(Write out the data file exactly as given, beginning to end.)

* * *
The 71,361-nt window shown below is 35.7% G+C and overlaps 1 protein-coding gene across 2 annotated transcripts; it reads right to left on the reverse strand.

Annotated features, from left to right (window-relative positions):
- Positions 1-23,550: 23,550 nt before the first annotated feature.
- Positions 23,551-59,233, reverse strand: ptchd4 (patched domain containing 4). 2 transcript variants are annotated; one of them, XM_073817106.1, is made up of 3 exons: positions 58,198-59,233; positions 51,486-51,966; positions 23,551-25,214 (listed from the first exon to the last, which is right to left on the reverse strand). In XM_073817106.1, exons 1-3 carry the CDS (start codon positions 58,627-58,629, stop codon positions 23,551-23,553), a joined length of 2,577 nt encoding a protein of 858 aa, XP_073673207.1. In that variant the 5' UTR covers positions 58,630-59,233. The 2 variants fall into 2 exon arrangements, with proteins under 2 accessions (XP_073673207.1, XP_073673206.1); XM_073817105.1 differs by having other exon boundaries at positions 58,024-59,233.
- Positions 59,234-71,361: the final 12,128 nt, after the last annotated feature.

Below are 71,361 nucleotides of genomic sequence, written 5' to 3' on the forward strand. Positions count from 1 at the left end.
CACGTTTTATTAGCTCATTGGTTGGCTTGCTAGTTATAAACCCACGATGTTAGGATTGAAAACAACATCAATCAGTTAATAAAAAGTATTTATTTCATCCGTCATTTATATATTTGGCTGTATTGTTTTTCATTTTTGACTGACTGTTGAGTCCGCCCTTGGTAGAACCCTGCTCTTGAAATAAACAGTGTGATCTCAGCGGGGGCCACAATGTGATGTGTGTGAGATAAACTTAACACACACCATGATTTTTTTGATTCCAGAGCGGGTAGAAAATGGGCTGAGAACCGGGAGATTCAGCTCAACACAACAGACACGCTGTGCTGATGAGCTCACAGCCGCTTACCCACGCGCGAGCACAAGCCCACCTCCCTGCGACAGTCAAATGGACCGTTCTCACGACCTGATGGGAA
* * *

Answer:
The 71,361-nt window shown below is 35.7% G+C and overlaps 1 protein-coding gene across 2 annotated transcripts; it reads right to left on the reverse strand.

Annotated features, from left to right (window-relative positions):
- Positions 1-23,550: 23,550 nt before the first annotated feature.
- Positions 23,551-59,233, reverse strand: ptchd4 (patched domain containing 4). 2 transcript variants are annotated; one of them, XM_073817106.1, is made up of 3 exons: positions 58,198-59,233; positions 51,486-51,966; positions 23,551-25,214 (listed from the first exon to the last, which is right to left on the reverse strand). In XM_073817106.1, exons 1-3 carry the CDS (start codon positions 58,627-58,629, stop codon positions 23,551-23,553), a joined length of 2,577 nt encoding a protein of 858 aa, XP_073673207.1. In that variant the 5' UTR covers positions 58,630-59,233. The 2 variants fall into 2 exon arrangements, with proteins under 2 accessions (XP_073673207.1, XP_073673206.1); XM_073817105.1 differs by having other exon boundaries at positions 58,024-59,233.
- Positions 59,234-71,361: the final 12,128 nt, after the last annotated feature.

Below are 71,361 nucleotides of genomic sequence, written 5' to 3' on the forward strand. Positions count from 1 at the left end.
CACGTTTTATTAGCTCATTGGTTGGCTTGCTAGTTATAAACCCACGATGTTAGGATTGAAAACAACATCAATCAGTTAATAAAAAGTATTTATTTCATCCGTCATTTATATATTTGGCTGTATTGTTTTTCATTTTTGACTGACTGTTGAGTCCGCCCTTGGTAGAACCCTGCTCTTGAAATAAACAGTGTGATCTCAGCGGGGGCCACAATGTGATGTGTGTGAGATAAACTTAACACACACCATGATTTTTTTGATTCCAGAGCGGGTAGAAAATGGGCTGAGAACCGGGAGATTCAGCTCAACACAACAGACACGCTGTGCTGATGAGCTCACAGCCGCTTACCCACGCGCGAGCACAAGCCCACCTCCCTGCGACAGTCAAATGGACCGTTCTCACGACCTGATGGGAA